November 4th through December 14th, Carrier Library

photo of the Future is Femail groupFuture is Female

Workshop series beginning January 17th on Friday afternoons

This seven workshop series is intended for women in the second semester of their senior year and is designed to encourage young women to leave JMU as empowered leaders who are ready to navigate the “real world.” Through the workshop series and relationships with peers and faculty, we hope to prepare them for the joys and challenges that come with being a woman in the workforce or graduate school.

Registration opens Wednesday, Nov. 6th.

photo of JMU students with elderly womanCaregivers Community Network Workshop

Caregivers Community Network offers respite to caregivers of those who are 60 years old and older in our local area. This wellness workshop will discuss services offered, how to apply, and the benefits to families. Register here

Thursday, November 7th 1:00 p.m.-2:00 p.m., Wine-Price 2050

photo of McKinley Melton"To Tether Words to Righteousness": Black Poetry and a 21st Century Politics of Resistance

Furious Flower’s Scholar-in-Residence, McKinley Melton, will focus on the work of contemporary black poets who, through performances as well as print and online publications, have established themselves as critical voices in ongoing conversations about the politics of art.

Thursday, November 7th, 4:00 p.m., Festival Conference and Student Center- Highlands Room

photo of Claire WardenShaping Safer Spaces in the Me Too Moment: Strategies from Across Disciplines

A university panel with special guest artist Claire Warden. Claire is the co-leader of Intimacy Directors International, the first ever intimacy director on Broadway, and the first woman to win a Drama Desk award for intimacy and fight direction. She will be joined by JMU scholars from multiple disciplines.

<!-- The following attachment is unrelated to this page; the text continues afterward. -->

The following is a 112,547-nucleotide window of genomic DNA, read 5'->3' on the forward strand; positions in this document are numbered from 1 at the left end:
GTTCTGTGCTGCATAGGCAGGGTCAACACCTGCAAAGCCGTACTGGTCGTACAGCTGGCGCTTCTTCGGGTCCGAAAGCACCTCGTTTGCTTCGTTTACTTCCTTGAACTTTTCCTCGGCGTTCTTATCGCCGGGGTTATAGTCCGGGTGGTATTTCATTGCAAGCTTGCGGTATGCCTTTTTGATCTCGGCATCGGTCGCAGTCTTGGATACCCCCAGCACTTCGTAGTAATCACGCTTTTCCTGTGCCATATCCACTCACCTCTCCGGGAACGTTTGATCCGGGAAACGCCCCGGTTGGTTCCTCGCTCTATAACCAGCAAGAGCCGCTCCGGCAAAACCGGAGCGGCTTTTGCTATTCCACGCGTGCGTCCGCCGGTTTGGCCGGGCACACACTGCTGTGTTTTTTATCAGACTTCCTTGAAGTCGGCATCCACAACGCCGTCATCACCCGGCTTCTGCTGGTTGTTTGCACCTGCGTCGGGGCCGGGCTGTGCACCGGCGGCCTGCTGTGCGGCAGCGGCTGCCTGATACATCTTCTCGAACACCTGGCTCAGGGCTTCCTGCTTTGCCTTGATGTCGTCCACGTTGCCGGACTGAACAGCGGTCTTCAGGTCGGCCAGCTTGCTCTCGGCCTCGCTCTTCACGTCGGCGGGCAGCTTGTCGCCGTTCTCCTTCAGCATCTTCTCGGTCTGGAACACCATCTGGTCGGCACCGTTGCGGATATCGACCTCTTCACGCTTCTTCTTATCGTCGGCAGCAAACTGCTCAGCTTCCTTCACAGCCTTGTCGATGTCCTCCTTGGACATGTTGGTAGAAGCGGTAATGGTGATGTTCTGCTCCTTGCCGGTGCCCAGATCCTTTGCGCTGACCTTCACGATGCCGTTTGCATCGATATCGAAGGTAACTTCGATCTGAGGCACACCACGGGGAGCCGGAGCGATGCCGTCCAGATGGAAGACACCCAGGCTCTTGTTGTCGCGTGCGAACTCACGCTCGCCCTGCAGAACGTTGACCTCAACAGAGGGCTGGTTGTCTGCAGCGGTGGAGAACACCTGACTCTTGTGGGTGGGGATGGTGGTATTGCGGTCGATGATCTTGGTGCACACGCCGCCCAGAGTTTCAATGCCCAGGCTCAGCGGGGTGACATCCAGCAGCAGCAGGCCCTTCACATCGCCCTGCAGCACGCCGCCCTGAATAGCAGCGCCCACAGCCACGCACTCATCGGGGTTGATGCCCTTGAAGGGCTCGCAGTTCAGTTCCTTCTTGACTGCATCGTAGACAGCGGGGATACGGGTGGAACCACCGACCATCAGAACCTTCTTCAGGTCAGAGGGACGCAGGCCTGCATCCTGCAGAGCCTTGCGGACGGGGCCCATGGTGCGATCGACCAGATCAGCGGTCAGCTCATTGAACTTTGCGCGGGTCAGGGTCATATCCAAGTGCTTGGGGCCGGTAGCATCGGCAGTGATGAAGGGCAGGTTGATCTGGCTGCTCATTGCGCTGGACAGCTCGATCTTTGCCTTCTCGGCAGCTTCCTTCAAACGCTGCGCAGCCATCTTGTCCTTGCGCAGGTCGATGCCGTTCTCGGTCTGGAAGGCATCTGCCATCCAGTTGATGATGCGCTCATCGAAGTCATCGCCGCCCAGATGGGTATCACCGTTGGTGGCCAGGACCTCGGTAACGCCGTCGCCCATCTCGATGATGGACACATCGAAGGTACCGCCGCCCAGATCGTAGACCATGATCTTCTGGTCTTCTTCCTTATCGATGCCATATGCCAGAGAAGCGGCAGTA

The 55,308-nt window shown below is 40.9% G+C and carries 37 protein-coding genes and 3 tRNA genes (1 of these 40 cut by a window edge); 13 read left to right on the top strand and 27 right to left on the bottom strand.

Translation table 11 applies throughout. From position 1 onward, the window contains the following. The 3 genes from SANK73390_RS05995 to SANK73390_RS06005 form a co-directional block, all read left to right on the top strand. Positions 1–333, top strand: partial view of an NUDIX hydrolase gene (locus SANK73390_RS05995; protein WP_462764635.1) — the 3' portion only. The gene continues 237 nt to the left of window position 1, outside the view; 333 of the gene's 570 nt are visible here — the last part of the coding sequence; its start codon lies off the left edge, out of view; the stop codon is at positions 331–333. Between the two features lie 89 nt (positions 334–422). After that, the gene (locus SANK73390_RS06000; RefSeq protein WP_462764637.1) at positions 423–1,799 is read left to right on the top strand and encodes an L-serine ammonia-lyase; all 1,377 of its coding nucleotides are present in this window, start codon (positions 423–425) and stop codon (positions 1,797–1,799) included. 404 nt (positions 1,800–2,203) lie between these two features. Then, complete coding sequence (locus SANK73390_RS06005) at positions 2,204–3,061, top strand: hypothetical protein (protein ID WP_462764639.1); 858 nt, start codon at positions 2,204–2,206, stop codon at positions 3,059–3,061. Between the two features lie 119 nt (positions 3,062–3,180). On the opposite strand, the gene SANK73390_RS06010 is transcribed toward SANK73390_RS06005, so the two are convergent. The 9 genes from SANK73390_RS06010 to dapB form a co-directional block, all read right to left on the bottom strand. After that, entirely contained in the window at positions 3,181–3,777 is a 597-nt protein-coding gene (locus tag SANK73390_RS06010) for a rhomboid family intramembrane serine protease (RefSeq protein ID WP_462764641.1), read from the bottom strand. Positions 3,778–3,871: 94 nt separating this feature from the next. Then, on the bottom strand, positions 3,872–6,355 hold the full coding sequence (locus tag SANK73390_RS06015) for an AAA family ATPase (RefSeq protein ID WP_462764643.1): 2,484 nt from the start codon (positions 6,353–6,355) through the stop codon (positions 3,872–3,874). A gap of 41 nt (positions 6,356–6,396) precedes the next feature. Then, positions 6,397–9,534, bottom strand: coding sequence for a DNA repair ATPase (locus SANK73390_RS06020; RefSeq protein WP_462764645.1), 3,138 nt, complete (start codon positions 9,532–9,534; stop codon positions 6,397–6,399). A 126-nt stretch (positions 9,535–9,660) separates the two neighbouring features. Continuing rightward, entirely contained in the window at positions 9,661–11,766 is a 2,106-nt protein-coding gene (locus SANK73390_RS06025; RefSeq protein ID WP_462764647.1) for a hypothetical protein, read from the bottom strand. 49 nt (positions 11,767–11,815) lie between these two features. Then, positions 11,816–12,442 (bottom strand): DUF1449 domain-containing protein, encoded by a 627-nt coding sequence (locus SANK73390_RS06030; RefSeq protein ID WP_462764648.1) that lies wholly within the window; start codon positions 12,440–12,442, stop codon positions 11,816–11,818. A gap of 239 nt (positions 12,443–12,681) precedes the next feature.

Friday, November 8th, 7:00 p.m., Miller Hall Room 1101

photo of student playing wheelchair basketballWheelchair Basketball

Participants will learn how to first navigate the chairs and then will be able to practice and play wheelchair basketball. Please arrive dressed in active wear and appropriate shoes. Pre-Registration Required

Sunday, November 10, 5p.m.-6p.m., UREC MAC 2

photo of flags on the QuadVeterans Day Flag Memorial

On Veterans Day JMU will honor each ultimate sacrifice of service members in the War on Terror, now in its 18th year. Over 7,000 flags will be placed on the Quad lawn at dawn and retired at 1700 in accordance with flag etiquette.

Monday, November 11th from dawn to 5:00 p.m., The Quad

photo of two women holding daisiesThe Confident Caregiver: A Family Caregiver Conference

A day of empowerment for family caregivers, featuring sessions on health management, caregiver burnout, managing the costs of caring for a loved one, the legal aspects of caregiving, and much more. Learn more and register here

Tuesday, November 12 9:00 a.m. - 3:30 p.m. Festival Conference Center


photo of Taj Express dancersTaj Express: The Bollywood Musical Revue

An electrifying fusion of film, dance and music, Taj Express is an international sensation, taking audiences on a journey through modern Indian culture and society. Reserve Tickets

Tue-Wed, November 12-13 at 8:00 p.m., Forbes Center Mainstage